Thursday, January 20, 2011

We Love...The Town from Film Ireland

Ben Affleck’s second film as a director The Town allayed the doubts of any sceptics. Gone Baby Gone (2007) was an ambitious, impressive debut which pulled some brilliant performances from its cast and told a complex story deftly. This time Affleck upped the ante by not only directing The Town but also starring in the film. The Town is a pleasant surprise as it is not only a perfect showcase for Affleck’s powerful filmmaking skills but the role proves he is much more than chiselled features and a cheeky grin. Due to some poor choices in the past, Ben Affleck is rarely given much credit for his acting skills but here he provides a mix of likeability and classic Hollywood charisma. He has proven withThe Townthat he is certainly next in line to Eastwood’s throne as the King of the Actor/Directors, not that Eastwood shows any signs of hanging up his crown just yet.
For those of you who haven’t seen it, The Town is a classic heist setup. Doug (Affleck) is a nice guy born on the wrong side of the tracks into an area of Boston where bank robbers seem to be bred from generation to generation. He is convinced to do one last job but things get complicated when they take Claire, a smart, sexy bank manager (Rebecca Hall) as a hostage. Doug is sent to seduce her in the hope that he might find out what she is telling the FBI but he soon becomes enamoured of her, jeopardising the relationships between the gang.
This is a pretty generic story but what makes this film special is that it does not revel in the lifestyle of these people. The world that is built in the film is not the cocaine-fuelled high-life of gangsters á la Goodfellas;these are blue collar, working-class men who were raised in this lifestyle and rob banks like expert scamps, giddy on the adrenaline and unaffected by the presence of the law. ‘The Law’ in this case is represented by FBI agents Frawley (Jon Hamm), a prejudiced and jaded bureaucrat and Ciampa (Titus Welliver), a former resident of Charlestown, now sympathetic turncoat. The complex dynamic of cop and robber is brilliantly evolved due to the delicate balance of where our sympathies lie.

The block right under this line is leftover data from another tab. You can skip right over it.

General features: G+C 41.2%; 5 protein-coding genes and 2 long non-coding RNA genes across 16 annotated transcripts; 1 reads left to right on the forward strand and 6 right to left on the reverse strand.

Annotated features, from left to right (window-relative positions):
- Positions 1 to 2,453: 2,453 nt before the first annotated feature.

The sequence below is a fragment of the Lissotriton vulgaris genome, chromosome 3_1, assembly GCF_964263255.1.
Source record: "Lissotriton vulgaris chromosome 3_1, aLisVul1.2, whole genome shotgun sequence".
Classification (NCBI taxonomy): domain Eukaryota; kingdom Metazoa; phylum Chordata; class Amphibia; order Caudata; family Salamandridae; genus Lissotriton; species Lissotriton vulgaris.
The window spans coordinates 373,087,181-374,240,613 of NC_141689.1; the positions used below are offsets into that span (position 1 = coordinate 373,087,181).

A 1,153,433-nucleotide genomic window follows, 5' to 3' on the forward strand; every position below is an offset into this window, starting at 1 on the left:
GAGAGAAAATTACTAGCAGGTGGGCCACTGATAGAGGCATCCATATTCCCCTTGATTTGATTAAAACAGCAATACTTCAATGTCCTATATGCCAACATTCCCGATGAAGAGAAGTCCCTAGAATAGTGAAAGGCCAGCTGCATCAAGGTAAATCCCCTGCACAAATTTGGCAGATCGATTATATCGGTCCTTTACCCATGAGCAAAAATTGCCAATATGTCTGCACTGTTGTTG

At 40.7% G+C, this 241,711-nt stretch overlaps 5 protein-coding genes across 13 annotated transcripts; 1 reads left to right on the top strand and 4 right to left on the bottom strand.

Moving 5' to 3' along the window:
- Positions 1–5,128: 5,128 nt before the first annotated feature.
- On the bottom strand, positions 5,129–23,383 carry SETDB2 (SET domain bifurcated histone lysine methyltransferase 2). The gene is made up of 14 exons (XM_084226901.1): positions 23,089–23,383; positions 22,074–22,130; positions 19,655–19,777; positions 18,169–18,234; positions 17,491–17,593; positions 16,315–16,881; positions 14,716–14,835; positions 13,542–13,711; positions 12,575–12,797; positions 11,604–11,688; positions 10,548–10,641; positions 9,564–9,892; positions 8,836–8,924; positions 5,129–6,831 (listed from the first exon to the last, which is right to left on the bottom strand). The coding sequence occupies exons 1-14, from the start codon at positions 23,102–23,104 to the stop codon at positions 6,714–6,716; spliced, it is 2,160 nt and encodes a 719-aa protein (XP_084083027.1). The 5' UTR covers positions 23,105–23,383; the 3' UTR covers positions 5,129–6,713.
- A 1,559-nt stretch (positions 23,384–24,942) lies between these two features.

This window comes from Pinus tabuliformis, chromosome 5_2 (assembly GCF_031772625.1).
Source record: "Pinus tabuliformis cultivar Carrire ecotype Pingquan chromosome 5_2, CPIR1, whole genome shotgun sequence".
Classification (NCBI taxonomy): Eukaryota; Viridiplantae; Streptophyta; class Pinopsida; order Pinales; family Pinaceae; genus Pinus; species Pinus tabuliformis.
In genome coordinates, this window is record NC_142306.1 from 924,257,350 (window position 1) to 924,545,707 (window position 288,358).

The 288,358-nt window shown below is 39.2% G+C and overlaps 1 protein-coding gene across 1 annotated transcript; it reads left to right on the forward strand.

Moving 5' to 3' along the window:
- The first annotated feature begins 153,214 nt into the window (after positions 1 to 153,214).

As the story progresses and the relationship between Doug and Claire deepens the tension mounts as Doug becomes more and more tangled in the web of family and neighbourhood ties he is stuck in.
There are three major action sequences in the films, the first being Claire’s bank which is thrilling, and frightening in its brutality (undoubtedly influenced by Nolan’s opening scene inThe Dark Knight). The second action sequence is a post-robbery car chase through Boston’s winding, hilly, North End. I’m not usual one for car chases but I cherished this one as a one-of-a-kind action sequence that got every element perfect for cinematic thrills. The blue-collar nature of The Town ensures a creeping sense that life is cheap and happy endings are not guaranteed, giving this film an added layer of turmoil.
The final action set piece is a brazen robbery of Fenway Park. A brilliant sequence, the story of this one robbery in all its intricacy is like a film all to itself. It also leads to the film’s final showdown and thrilling climax which is so packed with energy and cinematic tension that it became clear that this is the year’s best thriller by a mile (take that, Lisabeth Salander!).
In a film that plays with notions of heroes and villains, kudos must go to the recently deceased Pete Postlethwaite for his slimy portrayal of the only clear evil bastard of the film, Fergie the florist; a wonderfully memorable monster whose villainous ways are delightfully menacing and gut-wrenchingly hateful. Never has rose-stem snipping been more terrifying. A fitting end to a great career!
I’ve never found myself a lover of gangster films or heist films. In fact, I usually find it difficult to connect with them at all. The Town is, for some reason or another, a welcome exception. Perhaps it was the fact that I could buy into the lifestyle as a bread-and-butter means to an end rather than a hedonistic pursuit of money and cocaine or perhaps it’s the community of characters that is so deftly woven together or maybe it’s just the sum of all its parts; acting, writing, directing, pacing adding up to a superior cinematic experience. In a year full of extremes of good and bad films, The Town proudly stands with the best of them as an example of how classy a genre film can be with the right talent involved.

 - Charlene Lydon

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